This assessment provides various conclusions for the academic debate around resilience. Especially the significance of keeping a constant focus on vulnerability became obvious, as this could help mitigate risks like the one uncovered in this project. Furthermore, it has become clear that the project’s consideration of aspects like agency and vulnerability is not based on a theoretic engagement with resilience, but results from an implicit embeddedness in underlying policies. For the future, it appears meaningful for adaptation practice to make these considerations explicit and central to project evaluation, based on a profound understanding of the problematic nature of resilience as a concept. The Resilience, Adaptation and Transformation Assessment (RATA) Framework shows potential for facilitating this process.},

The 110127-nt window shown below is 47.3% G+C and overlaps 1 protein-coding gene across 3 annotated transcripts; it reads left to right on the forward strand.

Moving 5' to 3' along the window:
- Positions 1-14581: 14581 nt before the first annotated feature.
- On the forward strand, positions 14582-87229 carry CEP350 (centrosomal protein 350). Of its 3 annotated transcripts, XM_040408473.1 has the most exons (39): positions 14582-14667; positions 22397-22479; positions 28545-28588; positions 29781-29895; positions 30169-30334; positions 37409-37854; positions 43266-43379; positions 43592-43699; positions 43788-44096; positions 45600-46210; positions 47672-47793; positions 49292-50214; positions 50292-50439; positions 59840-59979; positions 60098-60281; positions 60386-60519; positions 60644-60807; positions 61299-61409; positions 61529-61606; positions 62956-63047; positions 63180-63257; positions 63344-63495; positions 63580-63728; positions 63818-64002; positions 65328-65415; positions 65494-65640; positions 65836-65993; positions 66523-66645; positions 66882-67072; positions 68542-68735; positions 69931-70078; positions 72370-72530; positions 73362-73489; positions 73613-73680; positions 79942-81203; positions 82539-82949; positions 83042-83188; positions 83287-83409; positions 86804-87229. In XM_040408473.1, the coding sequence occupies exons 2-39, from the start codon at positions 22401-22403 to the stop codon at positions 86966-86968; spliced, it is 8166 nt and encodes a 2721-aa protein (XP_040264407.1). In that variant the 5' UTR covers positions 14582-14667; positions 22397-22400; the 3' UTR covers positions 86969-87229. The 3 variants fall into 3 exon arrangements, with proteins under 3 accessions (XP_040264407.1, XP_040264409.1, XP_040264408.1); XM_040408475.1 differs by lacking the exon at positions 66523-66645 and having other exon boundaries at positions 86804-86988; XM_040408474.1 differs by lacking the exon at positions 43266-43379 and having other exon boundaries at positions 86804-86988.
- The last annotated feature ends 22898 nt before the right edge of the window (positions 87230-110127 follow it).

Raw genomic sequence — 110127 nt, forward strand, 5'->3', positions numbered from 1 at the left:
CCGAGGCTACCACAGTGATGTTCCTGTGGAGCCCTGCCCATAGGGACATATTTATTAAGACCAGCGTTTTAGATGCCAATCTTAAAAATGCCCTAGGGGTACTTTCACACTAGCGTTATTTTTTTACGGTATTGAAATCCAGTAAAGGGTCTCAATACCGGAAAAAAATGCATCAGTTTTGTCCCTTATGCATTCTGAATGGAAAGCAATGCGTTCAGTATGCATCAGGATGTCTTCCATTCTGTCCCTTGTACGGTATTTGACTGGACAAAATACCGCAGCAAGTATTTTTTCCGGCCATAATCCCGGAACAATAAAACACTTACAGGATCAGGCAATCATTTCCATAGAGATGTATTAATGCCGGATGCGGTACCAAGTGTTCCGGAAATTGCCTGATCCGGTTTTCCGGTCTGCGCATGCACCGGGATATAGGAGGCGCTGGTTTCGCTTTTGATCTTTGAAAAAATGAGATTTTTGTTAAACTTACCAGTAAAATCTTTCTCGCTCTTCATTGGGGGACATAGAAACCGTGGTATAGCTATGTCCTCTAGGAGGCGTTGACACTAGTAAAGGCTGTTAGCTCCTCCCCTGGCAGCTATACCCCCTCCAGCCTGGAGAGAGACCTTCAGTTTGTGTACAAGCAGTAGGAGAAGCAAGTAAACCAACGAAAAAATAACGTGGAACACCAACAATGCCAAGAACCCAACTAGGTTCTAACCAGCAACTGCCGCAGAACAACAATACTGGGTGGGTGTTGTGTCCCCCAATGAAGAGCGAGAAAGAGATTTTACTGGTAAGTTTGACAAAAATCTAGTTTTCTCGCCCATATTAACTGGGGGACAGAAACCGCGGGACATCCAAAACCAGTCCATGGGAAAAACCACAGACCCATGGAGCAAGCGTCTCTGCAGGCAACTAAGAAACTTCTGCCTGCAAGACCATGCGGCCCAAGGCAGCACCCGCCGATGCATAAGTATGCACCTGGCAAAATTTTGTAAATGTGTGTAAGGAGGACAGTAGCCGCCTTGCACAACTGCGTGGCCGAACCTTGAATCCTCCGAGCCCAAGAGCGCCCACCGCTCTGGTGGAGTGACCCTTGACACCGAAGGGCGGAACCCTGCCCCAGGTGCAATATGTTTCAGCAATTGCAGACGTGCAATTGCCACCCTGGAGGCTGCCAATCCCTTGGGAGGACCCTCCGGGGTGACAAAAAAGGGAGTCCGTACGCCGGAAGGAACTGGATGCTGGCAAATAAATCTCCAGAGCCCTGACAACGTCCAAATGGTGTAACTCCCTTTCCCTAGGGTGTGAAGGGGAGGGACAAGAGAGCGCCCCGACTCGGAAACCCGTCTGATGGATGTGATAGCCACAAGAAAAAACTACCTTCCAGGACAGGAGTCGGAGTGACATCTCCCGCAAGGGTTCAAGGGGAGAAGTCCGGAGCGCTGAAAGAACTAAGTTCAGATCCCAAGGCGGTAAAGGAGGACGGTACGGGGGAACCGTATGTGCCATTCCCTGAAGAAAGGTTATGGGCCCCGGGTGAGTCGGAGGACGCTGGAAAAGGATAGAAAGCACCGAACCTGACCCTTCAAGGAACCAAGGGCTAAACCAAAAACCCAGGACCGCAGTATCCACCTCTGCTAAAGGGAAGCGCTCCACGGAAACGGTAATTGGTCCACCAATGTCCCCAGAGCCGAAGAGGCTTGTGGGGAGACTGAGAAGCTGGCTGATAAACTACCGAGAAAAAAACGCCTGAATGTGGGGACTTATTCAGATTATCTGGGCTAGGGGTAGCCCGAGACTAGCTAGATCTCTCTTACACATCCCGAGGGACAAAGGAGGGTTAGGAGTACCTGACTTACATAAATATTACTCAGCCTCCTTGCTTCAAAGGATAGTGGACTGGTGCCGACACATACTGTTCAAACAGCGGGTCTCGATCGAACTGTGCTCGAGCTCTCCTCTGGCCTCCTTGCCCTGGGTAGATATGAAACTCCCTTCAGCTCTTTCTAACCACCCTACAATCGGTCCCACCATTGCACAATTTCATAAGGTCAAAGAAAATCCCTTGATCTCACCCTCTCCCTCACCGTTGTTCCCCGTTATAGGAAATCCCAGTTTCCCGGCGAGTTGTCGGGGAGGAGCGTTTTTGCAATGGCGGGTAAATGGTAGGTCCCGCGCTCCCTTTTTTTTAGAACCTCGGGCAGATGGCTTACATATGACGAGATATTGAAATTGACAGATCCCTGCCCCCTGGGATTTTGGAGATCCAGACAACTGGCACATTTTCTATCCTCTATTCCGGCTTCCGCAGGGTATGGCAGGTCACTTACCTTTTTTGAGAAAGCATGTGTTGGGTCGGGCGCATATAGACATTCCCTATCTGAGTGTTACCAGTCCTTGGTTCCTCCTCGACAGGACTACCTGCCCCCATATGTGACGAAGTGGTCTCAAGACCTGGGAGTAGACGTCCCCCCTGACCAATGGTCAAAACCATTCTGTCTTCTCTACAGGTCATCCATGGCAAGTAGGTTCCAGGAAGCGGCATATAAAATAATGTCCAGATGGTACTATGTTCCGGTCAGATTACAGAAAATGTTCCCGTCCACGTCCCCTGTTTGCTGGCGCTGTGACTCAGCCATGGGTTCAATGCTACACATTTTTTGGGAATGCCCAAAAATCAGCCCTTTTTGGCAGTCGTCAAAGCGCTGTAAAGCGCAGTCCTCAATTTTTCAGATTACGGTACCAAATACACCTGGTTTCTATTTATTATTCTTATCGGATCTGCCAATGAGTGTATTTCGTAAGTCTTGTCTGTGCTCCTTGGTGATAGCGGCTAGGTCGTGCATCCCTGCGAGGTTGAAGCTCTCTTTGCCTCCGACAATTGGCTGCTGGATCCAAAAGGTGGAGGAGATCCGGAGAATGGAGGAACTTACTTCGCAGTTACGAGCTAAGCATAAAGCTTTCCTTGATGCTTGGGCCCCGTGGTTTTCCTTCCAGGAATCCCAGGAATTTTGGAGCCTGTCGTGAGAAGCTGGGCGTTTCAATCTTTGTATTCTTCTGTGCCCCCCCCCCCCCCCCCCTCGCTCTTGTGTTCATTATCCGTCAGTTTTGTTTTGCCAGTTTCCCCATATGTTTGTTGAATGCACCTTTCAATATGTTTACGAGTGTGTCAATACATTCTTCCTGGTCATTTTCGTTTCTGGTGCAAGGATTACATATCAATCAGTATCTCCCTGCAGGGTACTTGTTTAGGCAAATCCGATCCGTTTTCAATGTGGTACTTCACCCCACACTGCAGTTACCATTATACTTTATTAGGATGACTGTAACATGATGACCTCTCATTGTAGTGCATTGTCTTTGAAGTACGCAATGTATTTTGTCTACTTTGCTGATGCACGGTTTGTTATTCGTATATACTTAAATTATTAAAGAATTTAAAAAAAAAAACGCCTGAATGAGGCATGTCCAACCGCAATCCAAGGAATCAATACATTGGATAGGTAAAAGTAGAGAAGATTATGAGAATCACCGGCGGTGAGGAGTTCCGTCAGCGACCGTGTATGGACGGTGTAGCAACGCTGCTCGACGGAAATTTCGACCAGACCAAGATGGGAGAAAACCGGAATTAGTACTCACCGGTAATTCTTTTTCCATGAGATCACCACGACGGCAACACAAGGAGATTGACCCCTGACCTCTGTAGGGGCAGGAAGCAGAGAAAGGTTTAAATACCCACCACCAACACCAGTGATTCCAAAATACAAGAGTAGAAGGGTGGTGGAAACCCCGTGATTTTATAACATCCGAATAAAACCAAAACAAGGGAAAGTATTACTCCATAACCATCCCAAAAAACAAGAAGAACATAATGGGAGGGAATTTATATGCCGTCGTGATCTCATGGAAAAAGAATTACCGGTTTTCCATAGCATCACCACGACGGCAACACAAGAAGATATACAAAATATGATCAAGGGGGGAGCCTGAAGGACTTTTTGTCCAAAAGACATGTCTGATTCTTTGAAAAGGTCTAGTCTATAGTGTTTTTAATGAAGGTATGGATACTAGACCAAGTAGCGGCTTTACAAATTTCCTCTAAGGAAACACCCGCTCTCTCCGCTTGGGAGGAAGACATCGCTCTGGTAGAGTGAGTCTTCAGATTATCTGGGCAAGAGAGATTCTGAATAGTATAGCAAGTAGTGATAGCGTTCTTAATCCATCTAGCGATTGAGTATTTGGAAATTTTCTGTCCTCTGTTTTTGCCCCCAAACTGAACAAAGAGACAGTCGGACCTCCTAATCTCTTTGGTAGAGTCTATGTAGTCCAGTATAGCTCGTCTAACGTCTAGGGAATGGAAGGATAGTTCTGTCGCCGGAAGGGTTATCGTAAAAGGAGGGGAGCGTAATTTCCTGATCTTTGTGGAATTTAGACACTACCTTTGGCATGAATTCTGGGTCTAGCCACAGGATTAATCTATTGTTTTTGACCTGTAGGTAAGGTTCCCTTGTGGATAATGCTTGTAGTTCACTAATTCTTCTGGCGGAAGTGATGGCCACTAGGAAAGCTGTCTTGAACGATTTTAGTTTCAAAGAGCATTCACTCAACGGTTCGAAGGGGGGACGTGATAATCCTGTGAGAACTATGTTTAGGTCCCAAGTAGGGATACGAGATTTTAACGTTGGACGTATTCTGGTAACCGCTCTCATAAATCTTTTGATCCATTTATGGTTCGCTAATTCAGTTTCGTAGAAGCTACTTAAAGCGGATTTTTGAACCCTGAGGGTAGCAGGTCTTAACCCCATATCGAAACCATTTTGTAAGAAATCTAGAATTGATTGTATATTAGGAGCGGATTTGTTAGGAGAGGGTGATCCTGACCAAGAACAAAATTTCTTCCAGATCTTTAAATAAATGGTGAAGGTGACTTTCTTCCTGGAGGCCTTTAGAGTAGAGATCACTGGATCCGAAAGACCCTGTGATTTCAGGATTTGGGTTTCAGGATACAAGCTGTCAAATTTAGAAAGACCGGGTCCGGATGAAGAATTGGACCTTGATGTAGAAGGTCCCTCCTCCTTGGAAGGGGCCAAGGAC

author       = {Lammers, David Mathias},
  keyword      = {sustainability science,climate change adaptation,adaptive capacity,vulnerability,agency},
  language     = {eng},
  note         = {Student Paper},
  series       = {Master Thesis Series in Environmental Studies and Sustainability Science},
  title        = {Quo vadis, resilience? : assessing the application of a contested concept within the uMngeni Resilience Project in South Africa},
  year         = {2016},
}